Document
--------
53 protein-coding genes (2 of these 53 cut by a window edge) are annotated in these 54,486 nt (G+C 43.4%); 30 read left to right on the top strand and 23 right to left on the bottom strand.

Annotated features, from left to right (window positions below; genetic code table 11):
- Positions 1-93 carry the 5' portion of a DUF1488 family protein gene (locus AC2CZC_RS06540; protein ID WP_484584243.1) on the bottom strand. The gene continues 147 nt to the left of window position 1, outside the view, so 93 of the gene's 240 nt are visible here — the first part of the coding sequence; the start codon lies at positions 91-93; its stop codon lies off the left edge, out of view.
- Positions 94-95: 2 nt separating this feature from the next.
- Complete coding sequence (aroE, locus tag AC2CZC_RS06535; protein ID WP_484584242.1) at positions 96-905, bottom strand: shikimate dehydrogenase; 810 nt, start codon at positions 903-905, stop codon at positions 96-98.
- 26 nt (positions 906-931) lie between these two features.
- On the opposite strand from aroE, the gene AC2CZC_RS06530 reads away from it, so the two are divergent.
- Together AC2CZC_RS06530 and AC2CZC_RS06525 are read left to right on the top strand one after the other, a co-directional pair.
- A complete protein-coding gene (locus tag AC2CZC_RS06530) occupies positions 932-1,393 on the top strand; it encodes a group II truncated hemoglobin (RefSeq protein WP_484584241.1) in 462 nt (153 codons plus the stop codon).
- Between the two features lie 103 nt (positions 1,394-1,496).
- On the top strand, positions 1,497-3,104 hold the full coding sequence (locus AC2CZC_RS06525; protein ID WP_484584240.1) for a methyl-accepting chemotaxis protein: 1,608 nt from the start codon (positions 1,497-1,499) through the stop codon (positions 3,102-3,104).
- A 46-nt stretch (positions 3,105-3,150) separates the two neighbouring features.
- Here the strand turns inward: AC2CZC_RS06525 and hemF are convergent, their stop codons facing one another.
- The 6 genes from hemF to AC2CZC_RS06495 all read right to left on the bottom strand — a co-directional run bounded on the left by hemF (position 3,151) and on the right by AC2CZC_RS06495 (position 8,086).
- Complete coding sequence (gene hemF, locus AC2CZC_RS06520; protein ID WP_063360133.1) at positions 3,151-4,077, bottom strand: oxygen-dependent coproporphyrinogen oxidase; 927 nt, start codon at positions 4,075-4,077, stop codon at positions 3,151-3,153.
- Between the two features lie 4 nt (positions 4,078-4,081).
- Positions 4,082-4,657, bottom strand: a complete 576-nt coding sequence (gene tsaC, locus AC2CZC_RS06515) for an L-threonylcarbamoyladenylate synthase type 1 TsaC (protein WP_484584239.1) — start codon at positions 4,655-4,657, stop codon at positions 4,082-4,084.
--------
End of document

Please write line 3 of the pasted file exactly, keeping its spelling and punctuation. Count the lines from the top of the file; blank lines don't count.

- Positions 1-93 carry the 5' portion of a DUF1488 family protein gene (locus AC2CZC_RS06540; protein ID WP_484584243.1) on the bottom strand. The gene continues 147 nt to the left of window position 1, outside the view, so 93 of the gene's 240 nt are visible here — the first part of the coding sequence; the start codon lies at positions 91-93; its stop codon lies off the left edge, out of view.